It’s a week dedicated to all EU budgets; seven days that can make or break the Union

European Parliament. The annual report of the European Court of Auditors presented in the Committee on Budgetary Control-CONT. On the right, Vitor Manuel Da Silva Caldeira, president of the Court, and Michael Theurer, Chair Group of the Alliance of Liberals and Democrats for Europe (EP Audiovisual Services).

European Parliament. The annual report of the European Court of Auditors presented in the Committee on Budgetary Control-CONT. On the right, Vitor Manuel Da Silva Caldeira, president of the Court, and Michael Theurer, Chair Group of the Alliance of Liberals and Democrats for Europe (EP Audiovisual Services).

All EU member states budgets including the EU’s proper one will be under scrutiny this week in Brussels. Let’s start from the Union’s own budget for 2014.

Today Monday, a Conciliation Committee, made up by the 28 representatives of the member states and 28 European legislators, has to agree on EU’s budget for 2014. Earlier today (before the Conciliation Committee meets) the ECOFIN-Budget council will be convened to formulate the 28 member states’ position on 2014 EU budget. Then, later on in the week, on Friday 15 November, Vice-President Ollie Rehn will hold a Press conference with the budgetary surveillance announcements, thus publishing the Commission’s opinion on the draft Eurozone member states budget plans. Rehn will also communicate the Commission’s assessments of member states action to correct excessive deficits and economic partnership programmes.

The EU’s own budget first

Starting with EU’s budget proper, the ECOFIN Budget Council will commence its work early today by providing guidance to the Lithuanian Presidency for the negotiations with the European Parliament in view of the meeting of Conciliation Committee which will take place later in the day. The European Parliament is looking to increase the payments in the 2014 EU budget by EUR 1.3 billion and the commitments by EUR 855 million, as compared to the Council’s position.

If there is no agreement in the Conciliation Committee today, there is a deadline of two more days to achieve a deal. In the event that there will be no convergence of positions between the Parliament and the Council until Wednesday 13 November, when the conciliation period expires, the Commission must submit a new draft budget for 2014. If the new budget is also rejected, the EU will be financed by the so-called provisional-twelfths arrangement. As the European Sting writer George Pepper observed last Friday, “this entails that budget appropriations per month will be limited to one twelfth of the amount in the 2013 budget or of the draft budget for 2014, whatever is the lower”.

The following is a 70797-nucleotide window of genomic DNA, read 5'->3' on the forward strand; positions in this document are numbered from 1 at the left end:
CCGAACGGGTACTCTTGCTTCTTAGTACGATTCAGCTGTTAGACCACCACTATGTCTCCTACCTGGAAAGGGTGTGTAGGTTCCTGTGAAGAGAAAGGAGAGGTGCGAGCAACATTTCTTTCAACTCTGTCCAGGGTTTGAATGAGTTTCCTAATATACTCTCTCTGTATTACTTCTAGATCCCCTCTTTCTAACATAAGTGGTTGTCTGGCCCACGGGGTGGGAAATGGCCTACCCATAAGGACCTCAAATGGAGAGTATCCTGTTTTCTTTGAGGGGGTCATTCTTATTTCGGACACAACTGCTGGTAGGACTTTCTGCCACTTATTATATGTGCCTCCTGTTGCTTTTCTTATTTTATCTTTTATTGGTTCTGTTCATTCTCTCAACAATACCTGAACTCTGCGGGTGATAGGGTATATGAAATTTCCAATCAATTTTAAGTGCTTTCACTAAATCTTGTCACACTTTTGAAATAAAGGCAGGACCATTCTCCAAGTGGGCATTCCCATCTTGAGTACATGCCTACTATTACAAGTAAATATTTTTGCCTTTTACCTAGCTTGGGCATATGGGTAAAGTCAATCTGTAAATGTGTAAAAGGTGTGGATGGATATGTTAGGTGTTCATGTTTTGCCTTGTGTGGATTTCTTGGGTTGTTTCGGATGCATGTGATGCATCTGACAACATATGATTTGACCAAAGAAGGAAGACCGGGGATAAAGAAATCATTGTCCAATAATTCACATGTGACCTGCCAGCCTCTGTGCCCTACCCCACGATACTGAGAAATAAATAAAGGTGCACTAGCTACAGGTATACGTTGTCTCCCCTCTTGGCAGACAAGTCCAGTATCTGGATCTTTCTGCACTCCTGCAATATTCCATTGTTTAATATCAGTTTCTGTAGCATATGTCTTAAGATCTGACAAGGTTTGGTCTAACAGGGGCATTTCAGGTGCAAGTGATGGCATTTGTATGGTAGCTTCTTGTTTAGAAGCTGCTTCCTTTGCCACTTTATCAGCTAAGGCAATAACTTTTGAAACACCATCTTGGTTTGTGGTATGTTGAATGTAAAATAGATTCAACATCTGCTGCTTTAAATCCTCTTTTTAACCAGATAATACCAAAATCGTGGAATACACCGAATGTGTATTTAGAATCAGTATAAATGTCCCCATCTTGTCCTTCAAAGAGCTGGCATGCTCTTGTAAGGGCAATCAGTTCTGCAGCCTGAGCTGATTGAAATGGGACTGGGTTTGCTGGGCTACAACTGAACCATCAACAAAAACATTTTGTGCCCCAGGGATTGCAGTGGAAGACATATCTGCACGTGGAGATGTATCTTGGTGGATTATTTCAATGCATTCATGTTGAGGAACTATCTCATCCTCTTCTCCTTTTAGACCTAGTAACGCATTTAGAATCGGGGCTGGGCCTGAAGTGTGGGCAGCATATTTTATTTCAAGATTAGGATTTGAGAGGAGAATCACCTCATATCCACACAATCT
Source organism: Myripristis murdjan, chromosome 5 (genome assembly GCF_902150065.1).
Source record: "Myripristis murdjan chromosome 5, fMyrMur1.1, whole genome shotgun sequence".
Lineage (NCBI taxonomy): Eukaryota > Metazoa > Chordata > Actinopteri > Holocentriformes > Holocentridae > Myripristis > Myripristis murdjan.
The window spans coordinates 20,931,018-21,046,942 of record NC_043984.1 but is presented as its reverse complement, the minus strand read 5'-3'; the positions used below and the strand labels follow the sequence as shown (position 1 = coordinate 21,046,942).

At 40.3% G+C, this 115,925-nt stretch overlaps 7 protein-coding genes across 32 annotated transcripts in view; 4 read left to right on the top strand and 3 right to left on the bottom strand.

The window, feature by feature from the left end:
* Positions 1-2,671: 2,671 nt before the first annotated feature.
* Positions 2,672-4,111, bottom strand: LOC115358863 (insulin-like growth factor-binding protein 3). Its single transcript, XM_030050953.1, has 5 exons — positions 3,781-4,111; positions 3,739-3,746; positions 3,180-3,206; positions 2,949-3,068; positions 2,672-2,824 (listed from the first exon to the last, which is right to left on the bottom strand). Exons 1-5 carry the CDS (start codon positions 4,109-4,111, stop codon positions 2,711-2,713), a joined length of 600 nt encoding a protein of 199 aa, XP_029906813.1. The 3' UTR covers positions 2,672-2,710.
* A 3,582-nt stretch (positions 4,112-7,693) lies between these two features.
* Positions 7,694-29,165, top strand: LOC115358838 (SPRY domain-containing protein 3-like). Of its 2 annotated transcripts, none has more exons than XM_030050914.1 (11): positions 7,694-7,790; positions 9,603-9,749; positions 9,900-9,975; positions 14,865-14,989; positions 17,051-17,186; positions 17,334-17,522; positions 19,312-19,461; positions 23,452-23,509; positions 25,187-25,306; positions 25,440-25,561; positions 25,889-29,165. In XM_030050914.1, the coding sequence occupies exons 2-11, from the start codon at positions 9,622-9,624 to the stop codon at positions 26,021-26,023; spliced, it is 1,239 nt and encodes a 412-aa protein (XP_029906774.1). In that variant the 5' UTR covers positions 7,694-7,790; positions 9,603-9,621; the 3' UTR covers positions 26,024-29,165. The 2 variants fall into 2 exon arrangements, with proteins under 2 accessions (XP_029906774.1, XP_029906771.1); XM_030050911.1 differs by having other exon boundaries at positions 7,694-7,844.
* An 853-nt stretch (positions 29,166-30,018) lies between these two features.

Member states budgets

Let’s turn now to the other budgets, those of the 18 Eurozone member states. For the first time the Commission is to exercise its new role and rights as provided by the ‘Two Pack’ regulations, while examining the draft budgets of Eurozone’s member states. The Two-Pack comprises two regulations designed to enhance fiscal austerity in euro area Member States. In this way, the new economic governance environment of the EU in general and the Eurozone in particular has been institutionalised.

The two regulations build on and complement the Six-Pack reforms to the Stability and Growth Pact (SGP), the European framework for fiscal surveillance, and the European Semester for economic policy coordination. The first of the Two-Pack regulations applies to all euro area Member States, with special rules applying to those in the corrective arm of the SGP, the Excessive Deficit Procedure (EDP). The Commission is elevated to a position of not only judging if the draft budgets of member states are in order, but it is also empowered to issue corrective directions and probably also penalties in cases of non-compliance.

To this effect, this Friday 15 November, the Commission will publish its judgment on the action taken by certain member states under the Excessive Deficit Procedure (EDP). The Commission will also issue its opinions on the “economic partnership programmes”, submitted by euro area member states under the EDP. Those programmes are another novelty of the new economic governance system, setting out structural reforms to be undertaken to correct the fiscal deficit in a lasting way.

In short, this Friday the Commission can actually rewrite the budgets of those Eurozone countries, which are not in conformity with the demands of the SGP. Without the green light from the Commission, the budgets of the 18 Eurozone member states cannot be introduced to national parliaments for approval. On top of that, the Commission can issue ‘instructions’ on structural measures to be undertaken by the non-complying member states. More or less, once a member state is judged by the Commission as moving outside the SGP lines, then this member state’s economic and structural policies will be decided in Brussels, as it is the case of Greece, Ireland and Portugal.

Undoubtedly, the EU’s and the member states’ budgets are the most crucial issues, not only for the European economy, but for very many political, social and strategic determinants. In this respect, this week may prove quite significant for the future of the European Union.

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